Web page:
Hirsutism is a medical condition characterized with unwanted, male-pattern hair growth in women: hair on the face, chest and back.
“Often, the sufferer has excess male hormones (androgens) and primarily testosterone,” says Dr. Kireki Omanwa, an obstetrician and gynecologist who doubles as a fertility expert.
Even so hirsutism could be a pointer to an underlying problem. It may be a sign that one suffers from polycystic ovary syndrome (PCOS) or has tumours that produce male hormones.
Sometimes a woman gets hirsutism through genetics, in which case the condition rarely has medical implication – except for psychosocial problems.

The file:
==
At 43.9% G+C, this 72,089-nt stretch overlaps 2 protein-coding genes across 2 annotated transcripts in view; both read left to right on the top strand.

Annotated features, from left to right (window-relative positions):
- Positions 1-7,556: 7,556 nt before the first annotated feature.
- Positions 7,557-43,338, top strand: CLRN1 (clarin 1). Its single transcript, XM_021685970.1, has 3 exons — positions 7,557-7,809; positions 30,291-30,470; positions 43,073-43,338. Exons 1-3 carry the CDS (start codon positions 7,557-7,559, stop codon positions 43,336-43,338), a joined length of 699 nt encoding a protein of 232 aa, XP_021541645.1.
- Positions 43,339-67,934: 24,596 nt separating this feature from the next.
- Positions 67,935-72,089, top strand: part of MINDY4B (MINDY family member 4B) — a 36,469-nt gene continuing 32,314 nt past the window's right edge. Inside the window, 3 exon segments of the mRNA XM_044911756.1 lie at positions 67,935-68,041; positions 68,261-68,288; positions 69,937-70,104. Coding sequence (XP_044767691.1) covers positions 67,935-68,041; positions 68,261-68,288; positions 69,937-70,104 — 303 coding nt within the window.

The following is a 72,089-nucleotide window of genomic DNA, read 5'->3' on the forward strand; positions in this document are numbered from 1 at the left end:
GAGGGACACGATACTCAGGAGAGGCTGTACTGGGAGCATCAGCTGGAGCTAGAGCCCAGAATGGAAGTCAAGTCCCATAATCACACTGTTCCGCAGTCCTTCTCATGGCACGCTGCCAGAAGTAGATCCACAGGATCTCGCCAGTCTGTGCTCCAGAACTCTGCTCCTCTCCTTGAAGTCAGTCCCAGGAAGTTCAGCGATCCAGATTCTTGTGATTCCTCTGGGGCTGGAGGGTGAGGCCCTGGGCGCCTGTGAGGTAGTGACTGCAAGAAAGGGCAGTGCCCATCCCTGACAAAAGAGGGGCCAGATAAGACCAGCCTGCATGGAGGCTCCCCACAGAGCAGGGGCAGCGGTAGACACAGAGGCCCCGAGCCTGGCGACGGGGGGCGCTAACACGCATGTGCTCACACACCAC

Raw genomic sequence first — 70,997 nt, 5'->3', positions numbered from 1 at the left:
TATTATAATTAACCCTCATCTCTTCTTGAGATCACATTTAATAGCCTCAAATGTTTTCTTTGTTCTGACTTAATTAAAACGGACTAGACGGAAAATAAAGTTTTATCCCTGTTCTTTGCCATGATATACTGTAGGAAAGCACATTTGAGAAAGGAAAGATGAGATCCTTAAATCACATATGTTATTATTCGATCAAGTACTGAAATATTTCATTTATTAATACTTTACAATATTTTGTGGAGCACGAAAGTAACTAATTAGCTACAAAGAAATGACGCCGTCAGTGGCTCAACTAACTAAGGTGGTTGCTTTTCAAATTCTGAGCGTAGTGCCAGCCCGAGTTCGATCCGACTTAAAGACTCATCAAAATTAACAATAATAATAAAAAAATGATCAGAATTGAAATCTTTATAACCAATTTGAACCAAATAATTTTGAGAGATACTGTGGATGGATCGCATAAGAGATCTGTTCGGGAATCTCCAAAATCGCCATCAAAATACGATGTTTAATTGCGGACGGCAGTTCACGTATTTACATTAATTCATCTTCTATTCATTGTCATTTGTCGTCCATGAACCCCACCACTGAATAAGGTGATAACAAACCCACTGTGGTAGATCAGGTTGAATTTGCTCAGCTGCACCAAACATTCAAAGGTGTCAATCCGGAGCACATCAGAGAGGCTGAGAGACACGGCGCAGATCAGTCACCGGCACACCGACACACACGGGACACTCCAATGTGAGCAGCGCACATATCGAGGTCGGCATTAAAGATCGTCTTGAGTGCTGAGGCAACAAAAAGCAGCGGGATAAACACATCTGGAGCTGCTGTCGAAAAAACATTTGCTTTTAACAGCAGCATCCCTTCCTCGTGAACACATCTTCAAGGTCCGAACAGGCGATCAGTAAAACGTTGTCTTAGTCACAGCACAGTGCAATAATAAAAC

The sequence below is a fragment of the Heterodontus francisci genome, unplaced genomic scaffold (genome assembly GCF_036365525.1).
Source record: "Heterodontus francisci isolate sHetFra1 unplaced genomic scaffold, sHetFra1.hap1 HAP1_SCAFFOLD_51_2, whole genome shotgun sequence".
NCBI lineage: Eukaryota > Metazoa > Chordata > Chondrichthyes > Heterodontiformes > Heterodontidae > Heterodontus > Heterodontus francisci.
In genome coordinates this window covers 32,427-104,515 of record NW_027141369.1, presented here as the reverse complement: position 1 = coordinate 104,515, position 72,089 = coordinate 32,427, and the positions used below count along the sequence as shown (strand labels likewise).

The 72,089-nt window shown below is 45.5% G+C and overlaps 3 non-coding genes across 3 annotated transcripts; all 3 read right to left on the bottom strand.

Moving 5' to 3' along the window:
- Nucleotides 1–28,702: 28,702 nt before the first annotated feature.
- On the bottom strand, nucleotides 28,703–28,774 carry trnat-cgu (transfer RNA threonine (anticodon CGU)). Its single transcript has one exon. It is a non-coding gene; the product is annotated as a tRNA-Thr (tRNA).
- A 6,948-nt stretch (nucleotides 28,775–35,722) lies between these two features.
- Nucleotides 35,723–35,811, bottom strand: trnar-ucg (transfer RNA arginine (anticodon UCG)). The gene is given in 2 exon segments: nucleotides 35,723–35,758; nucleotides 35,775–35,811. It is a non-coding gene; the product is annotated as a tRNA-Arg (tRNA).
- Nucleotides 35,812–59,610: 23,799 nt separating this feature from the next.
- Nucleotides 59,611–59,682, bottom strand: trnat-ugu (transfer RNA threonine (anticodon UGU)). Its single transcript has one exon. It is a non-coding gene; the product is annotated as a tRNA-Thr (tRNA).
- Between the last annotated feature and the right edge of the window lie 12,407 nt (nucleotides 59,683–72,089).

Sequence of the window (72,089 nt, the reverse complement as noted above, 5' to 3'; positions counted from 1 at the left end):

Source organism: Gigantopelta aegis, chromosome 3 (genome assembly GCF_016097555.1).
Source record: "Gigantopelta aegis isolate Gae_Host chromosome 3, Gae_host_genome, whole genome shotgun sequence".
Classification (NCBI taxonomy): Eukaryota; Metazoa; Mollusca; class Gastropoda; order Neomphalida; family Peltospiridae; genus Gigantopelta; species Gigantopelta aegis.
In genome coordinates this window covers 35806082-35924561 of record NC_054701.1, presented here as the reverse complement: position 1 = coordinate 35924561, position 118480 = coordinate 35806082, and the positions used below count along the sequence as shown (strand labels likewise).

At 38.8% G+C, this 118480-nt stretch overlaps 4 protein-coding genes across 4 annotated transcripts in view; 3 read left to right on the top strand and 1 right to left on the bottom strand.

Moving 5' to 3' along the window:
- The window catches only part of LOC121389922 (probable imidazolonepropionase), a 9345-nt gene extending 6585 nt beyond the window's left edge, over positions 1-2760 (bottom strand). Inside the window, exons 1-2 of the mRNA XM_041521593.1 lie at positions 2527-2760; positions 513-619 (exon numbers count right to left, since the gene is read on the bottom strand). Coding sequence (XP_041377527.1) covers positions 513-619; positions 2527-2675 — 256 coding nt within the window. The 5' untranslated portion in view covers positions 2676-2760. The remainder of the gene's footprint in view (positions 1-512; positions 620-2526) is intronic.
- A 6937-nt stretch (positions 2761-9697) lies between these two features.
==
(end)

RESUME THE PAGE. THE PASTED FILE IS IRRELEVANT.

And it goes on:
“A woman with hirsutism should seek medical opinion to rule out the presence of a life-changing condition,” says Dr. Omanwa.
Treatments for hirsutism ranges from different medications to surgery – or a combination: depending on the underlying cause.
Treatment, says Dr. Omanwa, may be followed with cosmetic procedures like laser hair removal and electrolysis.
A session of electrolysis or laser treatment lasts between 20 minutes to one hour, says Peris Mbuthia, the medical aesthetician.
“Electrolysis involves inserting a tiny needle that emits a pulse of electric current into each hair follicle to destroy the follicle,” she says.
Laser treatment involves projection of laser light over affected skin – to destroy the follicles.
According to Peris a patient may need between 6 and 12 sessions of electrolysis and laser treatment over a 6 month period to permanently get rid of the hair.
“This is because the average life cycle of a hair follicle is six months,” she says.